In East Hampton, before the town was popular and yuppie and expensive, Jackson Pollock and Lee Krasner built a home and art studio. It was wild country back then in 1945 – a town made up of fishermen and a very small group of fellow artists. Krasner moved her husband here to get him sober and away from the influences of his partying art world friends in New York City; she also wanted him to simply concentrate on his work. Now, in the summer months only, you can visit the Pollock-Krasner House and Study Center to walk across his paint-splattered studio floors and wander the rooms of his small home.
Since I was last in Nashville, a mere two years ago to the month, it has completely boomed with shops and restaurants. So finding a place to move into for an extended weekend on 12th Avenue South was a happy accident. I booked a revamped garage behind the shop Savant Vintage on AirBnb. But last time I was on that street there were only a few things there: Savant, imogene + willie for custom jeans, and a popsicle shop. Now, the street is a hopping neighborhood brimming with boutiques, restaurants, BBQ joints, a spa, and a little old-fashioned peach truck that parks itself here and there selling brown paper bags of fresh peaches out of the truck bed. I had no idea until I arrived that it was a going to be a perfect place to stay and play local.
Last week, I shared with you one of the major highlights of the Frieze art fair – husband/wife matching free capes. Today we’ll explore the rest. I barely made a dent with my clutch VIP host Michael but we did recognize a couple trends (other than capes) – vibrant colors and art as experience.
After a sunshine filled day trip to Ellis Island I stopped for lunch and a bottle of afternoon rosé at Via Carota. I am a longtime fan of sister restaurant Buvette, both for special celebratory dinners and solo, quiet breakfasts with my book. So I was very excited to try Via Carota. The long white marble bar, the large windows that open right onto the sidewalk, and the little pots of lemon trees made for a beautiful dining room.
When I agreed to go along to an art show at The Park Avenue Armory with a friend, I really said “sure” in earnest because a) I’ve always wanted to visit the space, and b) spend time with my friend. I had no idea what was awaiting me both in architectural space and for the art show. . . Continue Reading
Frieze is an art fair that invites almost 200 contemporary galleries from across the world to exhibit on Randall’s Island. My friend Michael scammed his way into a VIP pass (as he is wont to do – that smooth-talker) and brought me along! We boarded a water taxi off the East River of Manhattan and slowwwwly made our way to Frieze. Really, I should have just swam.
On arrival, we walked from the water taxi dock to a large white, air-conditioned tent filled with galleries and amazing food vendors like Marlow & Sons, Milk Bar, Frankie’s Spuntino, and Roberta’s. We spent hours there and still didn’t see everything. We got our bearings, got a glass of wine, and slowly worked our way through the gallery booths.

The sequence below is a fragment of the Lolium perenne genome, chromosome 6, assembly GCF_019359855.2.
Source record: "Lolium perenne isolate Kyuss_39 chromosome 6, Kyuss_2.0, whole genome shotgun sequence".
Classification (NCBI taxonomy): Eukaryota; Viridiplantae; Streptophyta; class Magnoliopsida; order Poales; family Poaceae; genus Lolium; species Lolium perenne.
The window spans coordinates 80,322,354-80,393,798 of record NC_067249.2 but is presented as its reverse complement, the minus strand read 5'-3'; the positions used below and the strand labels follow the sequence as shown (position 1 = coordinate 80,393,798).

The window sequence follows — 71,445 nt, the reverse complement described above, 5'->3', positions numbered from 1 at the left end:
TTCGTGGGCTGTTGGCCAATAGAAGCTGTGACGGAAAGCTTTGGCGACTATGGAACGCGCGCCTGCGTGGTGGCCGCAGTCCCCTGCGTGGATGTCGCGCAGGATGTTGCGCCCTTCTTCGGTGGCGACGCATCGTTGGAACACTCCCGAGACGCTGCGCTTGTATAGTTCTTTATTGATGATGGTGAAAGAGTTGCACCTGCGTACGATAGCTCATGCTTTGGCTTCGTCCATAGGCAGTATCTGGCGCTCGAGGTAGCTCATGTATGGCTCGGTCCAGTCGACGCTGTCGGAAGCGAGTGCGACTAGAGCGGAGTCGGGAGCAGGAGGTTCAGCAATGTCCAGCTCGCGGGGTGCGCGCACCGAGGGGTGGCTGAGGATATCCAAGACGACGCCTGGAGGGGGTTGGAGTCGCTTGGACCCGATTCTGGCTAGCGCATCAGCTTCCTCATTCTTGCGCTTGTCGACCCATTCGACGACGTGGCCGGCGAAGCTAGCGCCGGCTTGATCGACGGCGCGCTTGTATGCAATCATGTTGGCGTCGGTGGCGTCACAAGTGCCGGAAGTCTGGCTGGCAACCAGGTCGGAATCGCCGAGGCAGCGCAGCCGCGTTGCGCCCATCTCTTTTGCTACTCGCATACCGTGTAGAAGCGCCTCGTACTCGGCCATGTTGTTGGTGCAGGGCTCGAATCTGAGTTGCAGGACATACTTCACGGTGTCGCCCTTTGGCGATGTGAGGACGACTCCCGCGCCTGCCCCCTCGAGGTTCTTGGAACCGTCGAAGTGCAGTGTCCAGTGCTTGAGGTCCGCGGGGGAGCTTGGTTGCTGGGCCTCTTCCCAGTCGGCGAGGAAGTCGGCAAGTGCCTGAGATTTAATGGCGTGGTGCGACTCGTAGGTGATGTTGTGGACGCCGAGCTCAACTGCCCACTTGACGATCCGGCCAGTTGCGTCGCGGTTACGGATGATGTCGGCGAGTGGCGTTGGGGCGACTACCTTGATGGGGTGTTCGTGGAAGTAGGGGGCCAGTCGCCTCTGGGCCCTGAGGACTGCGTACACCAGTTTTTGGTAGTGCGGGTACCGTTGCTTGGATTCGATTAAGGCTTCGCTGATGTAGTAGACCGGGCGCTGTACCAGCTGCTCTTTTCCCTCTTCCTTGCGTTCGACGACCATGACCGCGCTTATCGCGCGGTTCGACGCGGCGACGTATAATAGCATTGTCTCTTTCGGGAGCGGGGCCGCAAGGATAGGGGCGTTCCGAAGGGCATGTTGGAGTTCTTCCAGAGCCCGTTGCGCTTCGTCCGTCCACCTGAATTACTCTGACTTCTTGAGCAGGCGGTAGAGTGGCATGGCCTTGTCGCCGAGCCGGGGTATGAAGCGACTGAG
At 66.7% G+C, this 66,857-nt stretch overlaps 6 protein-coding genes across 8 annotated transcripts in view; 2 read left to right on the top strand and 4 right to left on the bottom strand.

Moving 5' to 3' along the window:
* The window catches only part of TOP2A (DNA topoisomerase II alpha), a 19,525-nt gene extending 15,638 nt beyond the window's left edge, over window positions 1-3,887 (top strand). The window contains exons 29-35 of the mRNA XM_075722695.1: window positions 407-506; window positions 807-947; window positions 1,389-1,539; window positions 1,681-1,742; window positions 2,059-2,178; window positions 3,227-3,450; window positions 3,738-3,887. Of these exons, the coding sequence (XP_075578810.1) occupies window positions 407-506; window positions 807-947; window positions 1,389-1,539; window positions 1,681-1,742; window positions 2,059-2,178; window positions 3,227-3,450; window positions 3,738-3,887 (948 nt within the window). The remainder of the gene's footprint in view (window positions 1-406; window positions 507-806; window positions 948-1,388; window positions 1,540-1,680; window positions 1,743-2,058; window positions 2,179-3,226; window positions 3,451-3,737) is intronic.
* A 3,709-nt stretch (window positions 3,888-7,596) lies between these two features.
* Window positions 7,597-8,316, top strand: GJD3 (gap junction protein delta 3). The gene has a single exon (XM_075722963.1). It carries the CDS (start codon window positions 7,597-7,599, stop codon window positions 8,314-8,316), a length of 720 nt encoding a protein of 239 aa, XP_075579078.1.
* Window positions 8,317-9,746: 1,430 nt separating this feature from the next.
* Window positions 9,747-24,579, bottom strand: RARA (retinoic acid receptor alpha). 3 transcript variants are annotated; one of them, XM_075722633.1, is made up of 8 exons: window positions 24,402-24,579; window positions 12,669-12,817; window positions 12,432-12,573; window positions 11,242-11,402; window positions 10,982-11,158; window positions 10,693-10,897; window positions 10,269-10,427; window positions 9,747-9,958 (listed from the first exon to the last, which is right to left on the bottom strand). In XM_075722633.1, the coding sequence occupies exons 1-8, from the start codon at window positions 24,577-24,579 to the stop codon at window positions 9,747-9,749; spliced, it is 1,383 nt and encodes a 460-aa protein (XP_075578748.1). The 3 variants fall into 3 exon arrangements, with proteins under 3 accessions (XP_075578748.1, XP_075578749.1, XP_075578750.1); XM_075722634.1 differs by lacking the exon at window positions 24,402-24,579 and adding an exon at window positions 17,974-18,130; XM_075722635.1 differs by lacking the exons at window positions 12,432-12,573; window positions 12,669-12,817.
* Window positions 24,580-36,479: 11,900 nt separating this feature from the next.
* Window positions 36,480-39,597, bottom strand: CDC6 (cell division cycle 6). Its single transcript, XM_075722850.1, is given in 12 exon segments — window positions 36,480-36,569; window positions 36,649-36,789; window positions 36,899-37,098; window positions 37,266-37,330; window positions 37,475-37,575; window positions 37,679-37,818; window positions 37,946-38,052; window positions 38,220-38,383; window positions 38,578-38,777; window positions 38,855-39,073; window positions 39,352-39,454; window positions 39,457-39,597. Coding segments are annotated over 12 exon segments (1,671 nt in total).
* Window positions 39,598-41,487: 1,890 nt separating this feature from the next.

After lots of hard work on a NASCAR account, I received the cutest delivery from Sugarwish as a thank you from a colleague. Sugarwish is so charming that I wanted to share with you all if you are in need of a thank you, get well, or just a sweet “thinking of you.”
Lately, I’ve been thinking about the back. Specifically how we might be creating some of our own spine circumstances what with most jobs taking place at a desk and most employees not getting up during the day to stretch the body out. I myself have never had the best posture. Continue Reading
Almost half of today’s Americans can trace their family’s history back to Ellis Island, the first glimpse of the New World that 12 million immigrants would see. They would spend time going through physical and mental tests before being allowed into New York Harbor – some would spend a couple hours, some a few weeks due to a hospital stay, and some (1 in 100) would be turned around and sent right back home on the boat they came in on, their return passages required to be paid for by the steam ships. And this was a pre-Dramamine world.
Did you know that every year, Design Within Reach hosts a contest for design fans to create their own unique chairs out of the twisted metal and chunky corks from champagne bottles? The winner receives gift cards to use at the store to buy real-life size chairs in which to seat their real-life size bums and drink real-life size glasses of champagne. So I was inspired to give it a shot. What follows is my lame-ass attempt at a champagne wire cage bistro chair.